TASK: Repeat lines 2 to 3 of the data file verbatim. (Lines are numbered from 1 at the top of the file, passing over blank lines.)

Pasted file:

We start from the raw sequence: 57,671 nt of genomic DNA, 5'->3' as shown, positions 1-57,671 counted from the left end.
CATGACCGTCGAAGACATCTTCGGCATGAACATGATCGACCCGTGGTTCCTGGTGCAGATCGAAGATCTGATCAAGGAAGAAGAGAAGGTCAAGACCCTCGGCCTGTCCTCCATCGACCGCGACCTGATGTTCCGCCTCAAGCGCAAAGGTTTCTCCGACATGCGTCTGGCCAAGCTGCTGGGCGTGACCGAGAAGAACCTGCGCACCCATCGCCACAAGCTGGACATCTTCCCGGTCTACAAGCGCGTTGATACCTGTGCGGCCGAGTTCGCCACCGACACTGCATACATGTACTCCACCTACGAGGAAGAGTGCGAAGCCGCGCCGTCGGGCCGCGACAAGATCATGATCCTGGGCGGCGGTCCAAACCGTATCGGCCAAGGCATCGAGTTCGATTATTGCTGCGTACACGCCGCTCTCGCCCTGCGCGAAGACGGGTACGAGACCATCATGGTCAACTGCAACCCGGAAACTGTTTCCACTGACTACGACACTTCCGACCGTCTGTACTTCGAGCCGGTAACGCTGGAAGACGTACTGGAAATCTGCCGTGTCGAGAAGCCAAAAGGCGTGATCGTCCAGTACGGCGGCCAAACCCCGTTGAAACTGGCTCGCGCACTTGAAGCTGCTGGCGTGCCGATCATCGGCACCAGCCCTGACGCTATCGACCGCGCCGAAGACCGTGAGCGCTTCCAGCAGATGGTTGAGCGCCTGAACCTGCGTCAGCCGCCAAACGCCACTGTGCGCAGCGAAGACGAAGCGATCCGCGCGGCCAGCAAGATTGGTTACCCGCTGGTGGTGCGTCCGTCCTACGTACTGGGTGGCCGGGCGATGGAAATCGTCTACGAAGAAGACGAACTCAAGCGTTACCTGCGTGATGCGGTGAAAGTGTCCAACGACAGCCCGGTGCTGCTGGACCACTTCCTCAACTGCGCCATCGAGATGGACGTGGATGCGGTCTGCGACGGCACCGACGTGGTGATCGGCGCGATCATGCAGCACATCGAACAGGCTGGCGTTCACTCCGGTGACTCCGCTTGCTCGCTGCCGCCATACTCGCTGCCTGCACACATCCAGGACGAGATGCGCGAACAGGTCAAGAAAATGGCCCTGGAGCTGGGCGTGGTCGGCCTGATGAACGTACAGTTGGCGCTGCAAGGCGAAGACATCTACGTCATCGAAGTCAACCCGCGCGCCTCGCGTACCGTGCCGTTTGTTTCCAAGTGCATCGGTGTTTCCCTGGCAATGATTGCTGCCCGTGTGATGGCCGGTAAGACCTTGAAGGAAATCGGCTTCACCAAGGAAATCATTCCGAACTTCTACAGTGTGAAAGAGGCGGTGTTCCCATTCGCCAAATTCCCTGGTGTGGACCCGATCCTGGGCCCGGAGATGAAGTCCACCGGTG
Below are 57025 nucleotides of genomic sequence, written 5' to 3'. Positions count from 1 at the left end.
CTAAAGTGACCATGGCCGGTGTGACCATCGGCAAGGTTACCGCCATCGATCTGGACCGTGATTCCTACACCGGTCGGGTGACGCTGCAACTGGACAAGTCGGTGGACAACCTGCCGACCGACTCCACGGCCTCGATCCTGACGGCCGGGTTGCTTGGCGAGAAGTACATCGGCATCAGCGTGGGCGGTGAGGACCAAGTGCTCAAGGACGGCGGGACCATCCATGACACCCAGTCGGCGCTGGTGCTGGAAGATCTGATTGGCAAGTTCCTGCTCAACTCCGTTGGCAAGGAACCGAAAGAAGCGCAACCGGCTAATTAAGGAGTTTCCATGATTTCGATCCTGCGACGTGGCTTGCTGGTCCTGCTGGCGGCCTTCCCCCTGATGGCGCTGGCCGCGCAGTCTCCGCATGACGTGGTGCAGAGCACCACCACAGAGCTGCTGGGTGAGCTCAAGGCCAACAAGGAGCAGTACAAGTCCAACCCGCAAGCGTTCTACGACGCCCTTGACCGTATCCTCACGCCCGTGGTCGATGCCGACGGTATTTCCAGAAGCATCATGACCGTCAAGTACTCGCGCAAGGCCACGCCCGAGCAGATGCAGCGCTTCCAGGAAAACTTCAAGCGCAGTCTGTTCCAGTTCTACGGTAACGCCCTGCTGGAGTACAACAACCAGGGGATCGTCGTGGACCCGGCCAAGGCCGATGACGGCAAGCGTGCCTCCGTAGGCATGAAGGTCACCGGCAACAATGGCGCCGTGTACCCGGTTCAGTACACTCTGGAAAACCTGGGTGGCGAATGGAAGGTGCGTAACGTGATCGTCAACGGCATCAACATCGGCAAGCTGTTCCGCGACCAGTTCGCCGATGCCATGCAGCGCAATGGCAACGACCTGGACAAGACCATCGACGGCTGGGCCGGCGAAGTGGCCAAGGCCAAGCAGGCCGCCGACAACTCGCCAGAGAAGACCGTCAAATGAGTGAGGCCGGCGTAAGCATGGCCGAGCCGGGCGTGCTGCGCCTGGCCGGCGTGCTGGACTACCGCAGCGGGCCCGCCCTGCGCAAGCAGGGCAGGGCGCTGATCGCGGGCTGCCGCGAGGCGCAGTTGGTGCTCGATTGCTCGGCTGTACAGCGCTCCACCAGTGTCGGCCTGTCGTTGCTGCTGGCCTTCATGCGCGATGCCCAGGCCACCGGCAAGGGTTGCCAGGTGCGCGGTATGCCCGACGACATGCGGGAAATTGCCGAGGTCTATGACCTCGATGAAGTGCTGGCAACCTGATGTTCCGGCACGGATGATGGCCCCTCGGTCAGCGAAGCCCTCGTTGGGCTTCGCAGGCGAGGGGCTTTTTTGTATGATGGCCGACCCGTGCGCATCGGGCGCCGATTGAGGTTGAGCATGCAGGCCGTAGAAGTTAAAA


CATGACCGTCGAAGACATCTTCGGCATGAACATGATCGACCCGTGGTTCCTGGTGCAGATCGAAGATCTGATCAAGGAAGAAGAGAAGGTCAAGACCCTCGGCCTGTCCTCCATCGACCGCGACCTGATGTTCCGCCTCAAGCGCAAAGGTTTCTCCGACATGCGTCTGGCCAAGCTGCTGGGCGTGACCGAGAAGAACCTGCGCACCCATCGCCACAAGCTGGACATCTTCCCGGTCTACAAGCGCGTTGATACCTGTGCGGCCGAGTTCGCCACCGACACTGCATACATGTACTCCACCTACGAGGAAGAGTGCGAAGCCGCGCCGTCGGGCCGCGACAAGATCATGATCCTGGGCGGCGGTCCAAACCGTATCGGCCAAGGCATCGAGTTCGATTATTGCTGCGTACACGCCGCTCTCGCCCTGCGCGAAGACGGGTACGAGACCATCATGGTCAACTGCAACCCGGAAACTGTTTCCACTGACTACGACACTTCCGACCGTCTGTACTTCGAGCCGGTAACGCTGGAAGACGTACTGGAAATCTGCCGTGTCGAGAAGCCAAAAGGCGTGATCGTCCAGTACGGCGGCCAAACCCCGTTGAAACTGGCTCGCGCACTTGAAGCTGCTGGCGTGCCGATCATCGGCACCAGCCCTGACGCTATCGACCGCGCCGAAGACCGTGAGCGCTTCCAGCAGATGGTTGAGCGCCTGAACCTGCGTCAGCCGCCAAACGCCACTGTGCGCAGCGAAGACGAAGCGATCCGCGCGGCCAGCAAGATTGGTTACCCGCTGGTGGTGCGTCCGTCCTACGTACTGGGTGGCCGGGCGATGGAAATCGTCTACGAAGAAGACGAACTCAAGCGTTACCTGCGTGATGCGGTGAAAGTGTCCAACGACAGCCCGGTGCTGCTGGACCACTTCCTCAACTGCGCCATCGAGATGGACGTGGATGCGGTCTGCGACGGCACCGACGTGGTGATCGGCGCGATCATGCAGCACATCGAACAGGCTGGCGTTCACTCCGGTGACTCCGCTTGCTCGCTGCCGCCATACTCGCTGCCTGCACACATCCAGGACGAGATGCGCGAACAGGTCAAGAAAATGGCCCTGGAGCTGGGCGTGGTCGGCCTGATGAACGTACAGTTGGCGCTGCAAGGCGAAGACATCTACGTCATCGAAGTCAACCCGCGCGCCTCGCGTACCGTGCCGTTTGTTTCCAAGTGCATCGGTGTTTCCCTGGCAATGATTGCTGCCCGTGTGATGGCCGGTAAGACCTTGAAGGAAATCGGCTTCACCAAGGAAATCATTCCGAACTTCTACAGTGTGAAAGAGGCGGTGTTCCCATTCGCCAAATTCCCTGGTGTGGACCCGATCCTGGGCCCGGAGATGAAGTCCACCGGTG
Below are 57025 nucleotides of genomic sequence, written 5' to 3'. Positions count from 1 at the left end.